The Supporting Players
A bit of mayonnaise is essential. You can use a “light” mayo if you prefer, but only if it is Hellman’s or Kraft (other light mayos are awful). Never use an “ultra-light” mayonnaise, as it is essentially just corn starch and water. Salt and pepper are essential, and the pepper must be freshly-ground. Ideally, the salt is something coarse, like fleur de sel. Basil is important, but don’t over-do it — this isn’t a pesto sandwich. Use no more than two medium leaves (chopped up) per sandwich. Finally, add one crisp piece of lettuce (the lettuce is there for a contrasting texture, so if your lettuce isn’t crisp, don’t bother with it).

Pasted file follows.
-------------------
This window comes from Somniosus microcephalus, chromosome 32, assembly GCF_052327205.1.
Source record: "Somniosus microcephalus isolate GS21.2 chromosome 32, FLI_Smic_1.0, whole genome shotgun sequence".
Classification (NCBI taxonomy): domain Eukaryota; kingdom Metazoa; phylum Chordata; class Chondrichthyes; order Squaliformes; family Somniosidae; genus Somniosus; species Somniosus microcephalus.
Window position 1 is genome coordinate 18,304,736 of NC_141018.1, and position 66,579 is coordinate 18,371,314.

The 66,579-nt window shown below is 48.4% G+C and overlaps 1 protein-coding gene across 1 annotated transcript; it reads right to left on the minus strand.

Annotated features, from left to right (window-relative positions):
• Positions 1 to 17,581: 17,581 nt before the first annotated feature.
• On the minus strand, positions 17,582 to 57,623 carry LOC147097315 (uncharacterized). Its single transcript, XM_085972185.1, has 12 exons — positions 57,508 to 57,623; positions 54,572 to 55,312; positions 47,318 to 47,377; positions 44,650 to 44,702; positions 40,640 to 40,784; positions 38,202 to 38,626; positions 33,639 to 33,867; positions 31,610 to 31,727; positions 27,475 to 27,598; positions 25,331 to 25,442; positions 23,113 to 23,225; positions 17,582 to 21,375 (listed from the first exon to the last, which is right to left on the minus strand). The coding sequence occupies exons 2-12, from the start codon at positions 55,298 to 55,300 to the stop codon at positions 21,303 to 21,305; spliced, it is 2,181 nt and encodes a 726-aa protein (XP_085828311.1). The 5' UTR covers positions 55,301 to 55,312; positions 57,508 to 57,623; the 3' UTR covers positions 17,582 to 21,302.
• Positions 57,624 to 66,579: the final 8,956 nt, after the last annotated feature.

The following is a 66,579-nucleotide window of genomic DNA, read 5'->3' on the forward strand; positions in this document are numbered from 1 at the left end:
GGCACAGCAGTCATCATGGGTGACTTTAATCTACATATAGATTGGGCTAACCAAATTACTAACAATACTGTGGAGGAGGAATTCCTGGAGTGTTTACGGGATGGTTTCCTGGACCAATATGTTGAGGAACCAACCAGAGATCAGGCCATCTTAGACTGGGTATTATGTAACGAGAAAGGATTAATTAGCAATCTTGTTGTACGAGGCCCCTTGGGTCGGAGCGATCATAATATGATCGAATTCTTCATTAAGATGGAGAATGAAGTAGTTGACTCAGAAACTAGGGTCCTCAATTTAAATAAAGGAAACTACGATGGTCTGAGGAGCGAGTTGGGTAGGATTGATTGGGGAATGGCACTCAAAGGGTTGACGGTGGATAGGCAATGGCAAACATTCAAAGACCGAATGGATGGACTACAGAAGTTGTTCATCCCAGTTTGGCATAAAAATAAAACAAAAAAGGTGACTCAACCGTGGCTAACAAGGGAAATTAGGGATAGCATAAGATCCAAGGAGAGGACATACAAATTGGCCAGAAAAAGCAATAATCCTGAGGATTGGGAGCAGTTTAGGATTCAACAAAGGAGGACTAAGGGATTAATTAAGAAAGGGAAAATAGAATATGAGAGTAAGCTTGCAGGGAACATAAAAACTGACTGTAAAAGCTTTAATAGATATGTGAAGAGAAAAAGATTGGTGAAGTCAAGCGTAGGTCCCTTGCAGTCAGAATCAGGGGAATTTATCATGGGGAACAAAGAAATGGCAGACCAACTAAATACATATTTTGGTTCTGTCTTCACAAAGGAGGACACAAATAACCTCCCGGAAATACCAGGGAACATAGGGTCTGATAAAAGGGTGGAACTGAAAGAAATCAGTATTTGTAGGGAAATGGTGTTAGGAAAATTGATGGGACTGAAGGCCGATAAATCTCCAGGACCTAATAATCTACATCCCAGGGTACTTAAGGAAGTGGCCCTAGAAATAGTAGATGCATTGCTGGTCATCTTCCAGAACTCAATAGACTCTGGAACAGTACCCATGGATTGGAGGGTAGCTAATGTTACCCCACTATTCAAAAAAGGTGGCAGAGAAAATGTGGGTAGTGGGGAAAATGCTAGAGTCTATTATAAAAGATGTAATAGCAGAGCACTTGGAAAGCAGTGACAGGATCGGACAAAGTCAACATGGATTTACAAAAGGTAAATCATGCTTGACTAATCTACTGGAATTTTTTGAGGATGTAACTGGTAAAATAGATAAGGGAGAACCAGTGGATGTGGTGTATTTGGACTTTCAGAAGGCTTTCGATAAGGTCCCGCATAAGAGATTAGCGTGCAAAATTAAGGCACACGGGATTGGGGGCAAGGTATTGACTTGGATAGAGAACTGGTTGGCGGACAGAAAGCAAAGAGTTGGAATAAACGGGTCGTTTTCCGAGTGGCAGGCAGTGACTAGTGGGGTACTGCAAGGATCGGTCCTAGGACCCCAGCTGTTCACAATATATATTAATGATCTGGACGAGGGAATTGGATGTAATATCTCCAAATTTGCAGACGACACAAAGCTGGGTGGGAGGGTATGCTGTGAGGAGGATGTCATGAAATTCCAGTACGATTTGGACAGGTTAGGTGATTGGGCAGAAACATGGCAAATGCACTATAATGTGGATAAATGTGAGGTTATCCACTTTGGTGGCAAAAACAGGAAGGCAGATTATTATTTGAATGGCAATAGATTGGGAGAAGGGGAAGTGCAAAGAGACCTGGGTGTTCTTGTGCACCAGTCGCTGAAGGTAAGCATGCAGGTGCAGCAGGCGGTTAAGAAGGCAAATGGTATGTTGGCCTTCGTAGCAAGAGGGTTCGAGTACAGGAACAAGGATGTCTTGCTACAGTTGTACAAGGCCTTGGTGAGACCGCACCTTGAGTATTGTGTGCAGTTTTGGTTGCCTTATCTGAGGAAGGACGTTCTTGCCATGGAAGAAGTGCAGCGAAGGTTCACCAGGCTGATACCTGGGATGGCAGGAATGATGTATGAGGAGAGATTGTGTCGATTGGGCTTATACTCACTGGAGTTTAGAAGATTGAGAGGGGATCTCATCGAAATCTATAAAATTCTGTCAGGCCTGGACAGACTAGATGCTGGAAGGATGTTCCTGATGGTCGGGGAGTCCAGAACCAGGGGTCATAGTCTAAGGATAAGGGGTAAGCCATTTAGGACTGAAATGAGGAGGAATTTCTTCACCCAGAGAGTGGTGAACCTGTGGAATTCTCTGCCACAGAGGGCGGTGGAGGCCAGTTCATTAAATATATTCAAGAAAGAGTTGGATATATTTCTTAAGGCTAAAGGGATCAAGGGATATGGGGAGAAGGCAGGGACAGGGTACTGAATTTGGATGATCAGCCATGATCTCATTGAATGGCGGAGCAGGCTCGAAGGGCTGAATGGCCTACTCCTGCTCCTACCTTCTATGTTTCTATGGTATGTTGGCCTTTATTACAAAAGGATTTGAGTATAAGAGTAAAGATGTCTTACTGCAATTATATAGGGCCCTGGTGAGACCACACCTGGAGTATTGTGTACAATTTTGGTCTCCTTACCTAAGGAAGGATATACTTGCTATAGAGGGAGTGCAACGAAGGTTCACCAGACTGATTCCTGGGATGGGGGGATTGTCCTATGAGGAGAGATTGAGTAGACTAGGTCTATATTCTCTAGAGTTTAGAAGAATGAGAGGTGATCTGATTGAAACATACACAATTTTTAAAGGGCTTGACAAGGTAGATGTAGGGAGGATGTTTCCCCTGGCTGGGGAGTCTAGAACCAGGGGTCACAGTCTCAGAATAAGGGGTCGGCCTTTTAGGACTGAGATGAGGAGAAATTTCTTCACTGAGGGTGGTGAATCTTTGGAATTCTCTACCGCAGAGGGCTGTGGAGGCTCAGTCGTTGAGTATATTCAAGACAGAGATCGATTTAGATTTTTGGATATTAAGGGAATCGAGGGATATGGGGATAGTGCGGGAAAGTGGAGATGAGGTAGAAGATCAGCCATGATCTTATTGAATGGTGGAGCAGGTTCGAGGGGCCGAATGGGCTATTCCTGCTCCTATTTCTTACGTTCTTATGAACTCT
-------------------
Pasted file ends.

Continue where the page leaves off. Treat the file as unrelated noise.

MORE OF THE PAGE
The Secret Ingredient
Four drops of good-quality balsamic vinegar, carefully applied, can elevate this sandwich to gastronomic levels beyond expectation. Don’t drown it — seriously, just four drops per sandwich.

To recap:

– Toast the bread
– Slice the tomato
– Mayo the toast
– Layer the sliced tomato on the toast
– Season with salt and pepper, and chopped basil
– Carefully apply four drops of balsamic vinegar
– Add one piece of crisp lettuce.
– Top with second piece of mayo’ed toast, and slice on the diagonal.

Serve outdoors, with a chilled glass of rosé. Mmmm, summery goodness!

* Yes, there are many fine wines from Argentina, and when you are in Argentina you should drink them. But when you’re in Bordeaux, order a Bordeaux!